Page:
Whitehall-Coplay Press

Thursday, February 20, 2020

Respectfully Yours: Park emotions waiting for parking spot

Friday, November 15, 2019 by JACQUELYN YOUST Special to The Press in Focus

Dear Jacquelyn,

During the holidays, things get fairly crowded and looking for a parking space is difficult. There are times people appear to be leaving but sit in their cars. Is there a polite way to ask another driver in this situation if they will be leaving the spot?

Dear Reader,

It tries our patience to wait for someone to leave a parking spot the person is taking his or her sweet time.

It’s no secret that manners tend to break down when cars are involved. Often times, it’s because people can’t communicate effectively and judgements are made based on actions.

If you haven’t missed the window of opportunity to ask before the person gets out of the car, roll down your window and without having to shout, say something like, “Will you be leaving?”

If you weren’t able to ask before the person got in the car, very simply, if you can make eye contact and wave, ask, “Excuse me, will you be leaving?”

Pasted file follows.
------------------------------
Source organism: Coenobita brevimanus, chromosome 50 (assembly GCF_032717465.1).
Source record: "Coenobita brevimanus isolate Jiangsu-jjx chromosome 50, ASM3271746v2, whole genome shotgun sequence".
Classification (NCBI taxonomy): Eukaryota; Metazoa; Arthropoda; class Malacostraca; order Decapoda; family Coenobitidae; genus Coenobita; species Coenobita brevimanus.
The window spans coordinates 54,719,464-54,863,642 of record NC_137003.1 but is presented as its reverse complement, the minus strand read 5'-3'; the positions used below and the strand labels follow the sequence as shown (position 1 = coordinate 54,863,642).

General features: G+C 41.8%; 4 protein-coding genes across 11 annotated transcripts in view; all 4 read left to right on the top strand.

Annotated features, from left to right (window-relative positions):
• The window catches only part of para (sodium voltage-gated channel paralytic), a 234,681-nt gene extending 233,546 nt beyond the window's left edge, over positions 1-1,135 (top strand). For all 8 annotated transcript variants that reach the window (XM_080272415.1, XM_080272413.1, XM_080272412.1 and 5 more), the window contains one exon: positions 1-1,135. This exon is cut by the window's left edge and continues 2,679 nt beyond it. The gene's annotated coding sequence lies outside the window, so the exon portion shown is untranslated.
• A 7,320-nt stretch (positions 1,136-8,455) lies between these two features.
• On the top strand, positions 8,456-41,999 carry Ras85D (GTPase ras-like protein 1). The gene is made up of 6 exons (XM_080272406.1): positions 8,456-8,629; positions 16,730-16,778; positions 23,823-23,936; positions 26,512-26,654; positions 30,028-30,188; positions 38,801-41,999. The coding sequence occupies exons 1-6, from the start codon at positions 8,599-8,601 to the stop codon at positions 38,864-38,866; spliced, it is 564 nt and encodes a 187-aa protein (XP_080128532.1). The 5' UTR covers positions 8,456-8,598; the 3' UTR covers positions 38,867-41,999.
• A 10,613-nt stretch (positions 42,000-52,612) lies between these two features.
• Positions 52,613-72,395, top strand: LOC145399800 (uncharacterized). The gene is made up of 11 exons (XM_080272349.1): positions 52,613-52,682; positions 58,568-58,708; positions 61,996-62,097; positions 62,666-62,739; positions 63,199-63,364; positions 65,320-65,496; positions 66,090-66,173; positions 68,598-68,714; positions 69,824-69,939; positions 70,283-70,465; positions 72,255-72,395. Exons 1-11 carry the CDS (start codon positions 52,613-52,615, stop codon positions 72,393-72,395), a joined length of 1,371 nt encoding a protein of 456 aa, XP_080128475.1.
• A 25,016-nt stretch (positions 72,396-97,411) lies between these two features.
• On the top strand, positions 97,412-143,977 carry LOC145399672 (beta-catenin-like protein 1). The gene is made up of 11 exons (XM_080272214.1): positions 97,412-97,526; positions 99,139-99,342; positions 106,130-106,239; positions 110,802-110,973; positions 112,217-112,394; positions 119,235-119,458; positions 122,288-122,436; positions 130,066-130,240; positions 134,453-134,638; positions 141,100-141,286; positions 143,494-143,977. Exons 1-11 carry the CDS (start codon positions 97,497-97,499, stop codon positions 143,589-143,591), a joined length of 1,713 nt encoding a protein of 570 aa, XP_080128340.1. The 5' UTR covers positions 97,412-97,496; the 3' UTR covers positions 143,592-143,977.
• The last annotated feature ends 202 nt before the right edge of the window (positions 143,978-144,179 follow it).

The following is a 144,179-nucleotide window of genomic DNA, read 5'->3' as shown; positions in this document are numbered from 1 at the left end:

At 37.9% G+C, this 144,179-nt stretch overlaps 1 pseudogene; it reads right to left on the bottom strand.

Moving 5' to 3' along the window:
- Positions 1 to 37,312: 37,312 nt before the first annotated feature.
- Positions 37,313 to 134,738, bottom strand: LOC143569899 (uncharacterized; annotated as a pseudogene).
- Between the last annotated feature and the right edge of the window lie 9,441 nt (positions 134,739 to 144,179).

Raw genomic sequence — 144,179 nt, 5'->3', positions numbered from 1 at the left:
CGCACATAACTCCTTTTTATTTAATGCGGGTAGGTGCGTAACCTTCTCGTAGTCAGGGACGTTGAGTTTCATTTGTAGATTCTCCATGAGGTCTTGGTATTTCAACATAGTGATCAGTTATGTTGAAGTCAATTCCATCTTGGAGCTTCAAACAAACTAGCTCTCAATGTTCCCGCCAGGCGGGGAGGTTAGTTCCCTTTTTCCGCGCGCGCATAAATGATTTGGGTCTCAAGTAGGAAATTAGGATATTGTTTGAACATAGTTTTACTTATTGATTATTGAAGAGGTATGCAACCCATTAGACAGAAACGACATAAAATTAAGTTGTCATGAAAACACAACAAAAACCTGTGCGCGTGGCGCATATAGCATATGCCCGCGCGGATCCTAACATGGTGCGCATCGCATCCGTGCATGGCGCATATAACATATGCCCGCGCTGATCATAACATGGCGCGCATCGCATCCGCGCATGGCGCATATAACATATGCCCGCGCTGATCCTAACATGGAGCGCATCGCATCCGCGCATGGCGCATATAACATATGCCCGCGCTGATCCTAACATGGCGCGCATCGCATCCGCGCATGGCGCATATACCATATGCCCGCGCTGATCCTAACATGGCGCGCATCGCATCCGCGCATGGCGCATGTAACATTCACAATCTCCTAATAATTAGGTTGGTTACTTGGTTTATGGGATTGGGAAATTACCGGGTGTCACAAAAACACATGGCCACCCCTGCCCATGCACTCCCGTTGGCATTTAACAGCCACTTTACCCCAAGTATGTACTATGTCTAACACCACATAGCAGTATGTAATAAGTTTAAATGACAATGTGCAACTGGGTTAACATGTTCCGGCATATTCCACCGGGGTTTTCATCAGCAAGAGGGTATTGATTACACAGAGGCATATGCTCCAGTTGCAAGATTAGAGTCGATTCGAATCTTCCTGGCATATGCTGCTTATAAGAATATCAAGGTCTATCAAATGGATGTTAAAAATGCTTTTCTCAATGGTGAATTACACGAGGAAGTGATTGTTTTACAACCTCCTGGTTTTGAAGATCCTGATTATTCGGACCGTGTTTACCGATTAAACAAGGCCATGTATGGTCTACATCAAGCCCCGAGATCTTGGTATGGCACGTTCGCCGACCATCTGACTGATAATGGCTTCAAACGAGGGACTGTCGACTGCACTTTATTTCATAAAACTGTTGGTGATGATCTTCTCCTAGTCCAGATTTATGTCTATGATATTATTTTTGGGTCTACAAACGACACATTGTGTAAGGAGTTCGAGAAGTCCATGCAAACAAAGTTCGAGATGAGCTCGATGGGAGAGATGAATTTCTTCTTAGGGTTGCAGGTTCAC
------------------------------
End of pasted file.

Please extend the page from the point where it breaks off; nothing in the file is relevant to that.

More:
If the person replies by letting you know he or she is not leaving yet or that it will be a while, say thank you and drive away. You have just saved yourself some time.

When someone takes a long time to get going, the person could very well be going through a checklist that goes along with today’s conveniences.

The person could possibly be getting ready with GPS or connecting the Bluetooth. It can take several minutes for some people to get underway.

In such situations, I would recommend you wait for a while but move away and find another spot in case you’re about to cause a traffic block.

It is likely most people who see another car hovering a soon-to-be-vacant space know the deal. There is a good chance the person will be accommodating because of having been in your situation.

Saying “Excuse me” or “Mind if I ask” makes the question more polite. And, as always, say it with a smile.

Respectfully Yours,


Have a question? Email: jacquelyn@ptd.net. Jacquelyn Youst is owner of the Pennsylvania Academy of Protocol, specializing in etiquette training. She is on the board of directors of the National Civility Foundation.

All Rights Reserved © 2019 Jacquelyn Youst